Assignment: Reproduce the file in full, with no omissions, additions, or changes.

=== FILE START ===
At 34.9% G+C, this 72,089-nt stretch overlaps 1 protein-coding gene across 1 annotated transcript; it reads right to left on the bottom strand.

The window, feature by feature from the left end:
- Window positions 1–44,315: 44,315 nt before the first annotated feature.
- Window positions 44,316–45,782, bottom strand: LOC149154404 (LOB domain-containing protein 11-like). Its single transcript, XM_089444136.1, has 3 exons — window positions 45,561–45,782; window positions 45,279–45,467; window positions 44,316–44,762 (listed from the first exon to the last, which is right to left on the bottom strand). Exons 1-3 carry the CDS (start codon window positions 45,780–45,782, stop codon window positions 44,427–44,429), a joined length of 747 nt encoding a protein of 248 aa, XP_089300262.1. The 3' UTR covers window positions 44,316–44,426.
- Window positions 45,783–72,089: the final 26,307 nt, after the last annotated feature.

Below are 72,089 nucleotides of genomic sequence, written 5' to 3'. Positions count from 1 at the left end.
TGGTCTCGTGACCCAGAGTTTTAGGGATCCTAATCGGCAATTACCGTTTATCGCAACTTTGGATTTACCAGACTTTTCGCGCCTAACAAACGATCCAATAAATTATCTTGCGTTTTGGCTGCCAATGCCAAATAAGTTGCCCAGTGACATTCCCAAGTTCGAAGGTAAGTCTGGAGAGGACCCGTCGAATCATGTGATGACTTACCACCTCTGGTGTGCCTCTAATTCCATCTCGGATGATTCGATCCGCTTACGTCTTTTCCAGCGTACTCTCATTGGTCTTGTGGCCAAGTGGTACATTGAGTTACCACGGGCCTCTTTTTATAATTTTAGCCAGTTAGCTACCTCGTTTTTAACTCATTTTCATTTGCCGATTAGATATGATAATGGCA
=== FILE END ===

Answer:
At 34.9% G+C, this 72,089-nt stretch overlaps 1 protein-coding gene across 1 annotated transcript; it reads right to left on the bottom strand.

The window, feature by feature from the left end:
- Window positions 1–44,315: 44,315 nt before the first annotated feature.
- Window positions 44,316–45,782, bottom strand: LOC149154404 (LOB domain-containing protein 11-like). Its single transcript, XM_089444136.1, has 3 exons — window positions 45,561–45,782; window positions 45,279–45,467; window positions 44,316–44,762 (listed from the first exon to the last, which is right to left on the bottom strand). Exons 1-3 carry the CDS (start codon window positions 45,780–45,782, stop codon window positions 44,427–44,429), a joined length of 747 nt encoding a protein of 248 aa, XP_089300262.1. The 3' UTR covers window positions 44,316–44,426.
- Window positions 45,783–72,089: the final 26,307 nt, after the last annotated feature.

Below are 72,089 nucleotides of genomic sequence, written 5' to 3'. Positions count from 1 at the left end.
TGGTCTCGTGACCCAGAGTTTTAGGGATCCTAATCGGCAATTACCGTTTATCGCAACTTTGGATTTACCAGACTTTTCGCGCCTAACAAACGATCCAATAAATTATCTTGCGTTTTGGCTGCCAATGCCAAATAAGTTGCCCAGTGACATTCCCAAGTTCGAAGGTAAGTCTGGAGAGGACCCGTCGAATCATGTGATGACTTACCACCTCTGGTGTGCCTCTAATTCCATCTCGGATGATTCGATCCGCTTACGTCTTTTCCAGCGTACTCTCATTGGTCTTGTGGCCAAGTGGTACATTGAGTTACCACGGGCCTCTTTTTATAATTTTAGCCAGTTAGCTACCTCGTTTTTAACTCATTTTCATTTGCCGATTAGATATGATAATGGCA